Domestic Violence

  • Medical Author:
    Roxanne Dryden-Edwards, MD

    Dr. Roxanne Dryden-Edwards is an adult, child, and adolescent psychiatrist. She is a former Chair of the Committee on Developmental Disabilities for the American Psychiatric Association, Assistant Professor of Psychiatry at Johns Hopkins Hospital in Baltimore, Maryland, and Medical Director of the National Center for Children and Families in Bethesda, Maryland.

  • Medical Editor: Melissa Conrad Stöppler, MD
    Melissa Conrad Stöppler, MD

    Melissa Conrad Stöppler, MD

    Melissa Conrad Stöppler, MD, is a U.S. board-certified Anatomic Pathologist with subspecialty training in the fields of Experimental and Molecular Pathology. Dr. Stöppler's educational background includes a BA with Highest Distinction from the University of Virginia and an MD from the University of North Carolina. She completed residency training in Anatomic Pathology at Georgetown University followed by subspecialty fellowship training in molecular diagnostics and experimental pathology.

What is the history of domestic violence?

Domestic violence or violence that is expressed using intimate acts is unfortunately as timeless as history. Rape and other forms of sexual exploitation have historically been used to demoralize groups of people as in German concentration camps, on North America-bound slave ships, and in World War II Japanese brothels filled with "comfort women." Society-sanctioned forms of violence against women include infibulation (fastening or buckling together, as in binding of feet, or of the female genitalia in an effort to render less able to walk or render unable to have sexual intercourse, respectively) and female genital cutting, also known as female circumcision. Virtually all the world's societies view or have viewed women as less valuable than men. From assaults of women for attending school, "honor" killings of women for being rape victims or having premarital sex in some countries, to women being omitted from serving on juries in the United States until 1701 and prevented from voting until 1920, the view that women are somehow second-class citizens encourages mistreatment of women.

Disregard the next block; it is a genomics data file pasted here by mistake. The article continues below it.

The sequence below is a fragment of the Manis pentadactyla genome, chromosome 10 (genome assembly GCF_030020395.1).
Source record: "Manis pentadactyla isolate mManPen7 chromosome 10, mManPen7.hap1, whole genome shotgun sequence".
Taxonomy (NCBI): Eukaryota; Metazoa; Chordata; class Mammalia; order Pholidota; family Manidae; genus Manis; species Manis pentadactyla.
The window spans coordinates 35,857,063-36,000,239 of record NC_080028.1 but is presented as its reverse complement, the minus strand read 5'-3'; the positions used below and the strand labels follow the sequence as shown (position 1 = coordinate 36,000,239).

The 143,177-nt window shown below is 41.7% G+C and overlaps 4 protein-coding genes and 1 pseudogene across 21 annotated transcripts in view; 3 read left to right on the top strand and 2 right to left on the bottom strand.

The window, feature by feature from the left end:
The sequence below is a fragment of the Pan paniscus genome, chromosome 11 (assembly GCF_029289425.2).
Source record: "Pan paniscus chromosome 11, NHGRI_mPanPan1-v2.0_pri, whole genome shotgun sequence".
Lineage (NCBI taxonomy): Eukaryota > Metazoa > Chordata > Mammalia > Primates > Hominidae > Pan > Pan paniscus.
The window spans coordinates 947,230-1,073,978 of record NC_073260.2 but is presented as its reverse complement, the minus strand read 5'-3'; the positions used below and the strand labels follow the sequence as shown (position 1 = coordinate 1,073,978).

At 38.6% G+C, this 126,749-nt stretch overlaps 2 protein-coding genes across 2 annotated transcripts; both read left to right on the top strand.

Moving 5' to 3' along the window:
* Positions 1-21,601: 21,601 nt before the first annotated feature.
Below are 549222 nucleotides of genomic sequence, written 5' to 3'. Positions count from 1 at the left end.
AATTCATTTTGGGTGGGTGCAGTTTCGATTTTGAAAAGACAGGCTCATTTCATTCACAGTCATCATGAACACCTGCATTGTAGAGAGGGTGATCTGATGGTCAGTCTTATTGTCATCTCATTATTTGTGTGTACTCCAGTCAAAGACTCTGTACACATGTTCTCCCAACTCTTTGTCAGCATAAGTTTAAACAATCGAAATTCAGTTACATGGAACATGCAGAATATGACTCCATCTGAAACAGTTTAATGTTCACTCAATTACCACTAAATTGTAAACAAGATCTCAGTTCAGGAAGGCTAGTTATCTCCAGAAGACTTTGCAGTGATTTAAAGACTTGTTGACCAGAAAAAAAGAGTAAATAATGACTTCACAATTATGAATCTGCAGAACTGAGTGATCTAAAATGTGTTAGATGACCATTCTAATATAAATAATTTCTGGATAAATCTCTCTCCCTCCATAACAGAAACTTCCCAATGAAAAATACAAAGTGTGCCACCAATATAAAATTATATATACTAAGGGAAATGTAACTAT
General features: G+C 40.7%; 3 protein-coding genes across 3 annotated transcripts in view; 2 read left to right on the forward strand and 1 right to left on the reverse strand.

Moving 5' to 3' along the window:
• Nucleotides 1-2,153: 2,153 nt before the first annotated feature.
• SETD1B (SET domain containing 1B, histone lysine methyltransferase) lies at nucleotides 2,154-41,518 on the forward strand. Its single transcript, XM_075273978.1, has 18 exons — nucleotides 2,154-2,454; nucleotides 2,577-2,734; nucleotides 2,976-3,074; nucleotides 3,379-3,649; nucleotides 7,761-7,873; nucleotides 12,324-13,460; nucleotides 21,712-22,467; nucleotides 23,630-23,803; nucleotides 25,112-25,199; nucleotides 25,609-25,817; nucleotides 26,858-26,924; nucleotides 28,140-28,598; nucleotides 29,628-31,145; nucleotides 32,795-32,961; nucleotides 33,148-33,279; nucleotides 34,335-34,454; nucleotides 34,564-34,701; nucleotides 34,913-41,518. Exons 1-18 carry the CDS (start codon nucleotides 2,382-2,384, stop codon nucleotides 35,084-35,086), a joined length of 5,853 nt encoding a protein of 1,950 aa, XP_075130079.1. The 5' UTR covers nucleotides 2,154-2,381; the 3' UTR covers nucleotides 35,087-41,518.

What are the effects of domestic abuse?

Domestic abuse has significant health and public-health consequences. Between 25%-50% of homeless families have lost their homes as a result of intimate partner violence. Such victimization is also associated with nearly $6 billion in health-care costs and lost work productivity per year. Victims of domestic violence are more likely to experience trouble raising their children and suffer family disruption as well. Although psychological abuse can be harder to define than overt physical abuse, it has been found to cause at least as much damage. Victims of intimate partner violence are vulnerable to developing depression, anxiety, and substance abuse disorders.

Partner abuse of pregnant women has been associated with preterm deliveries of low-birth-weight babies. Domestic partner abuse puts children of the couple at risk for lower intellectual functioning, being victims of child abuse as children, and of intimate partner violence as adults. This form of family violence also puts children at higher risk of having emotional problems and engaging in drug abuse. Given such risks, the presence of intimate partner abuse in a family should be an important consideration in child custody issues. Domestic violence results in homicide, as well. Victims who live in a household where weapons are present and drugs are used have a greater risk of being killed by their abuser.

Medically Reviewed by a Doctor on 10/5/2016

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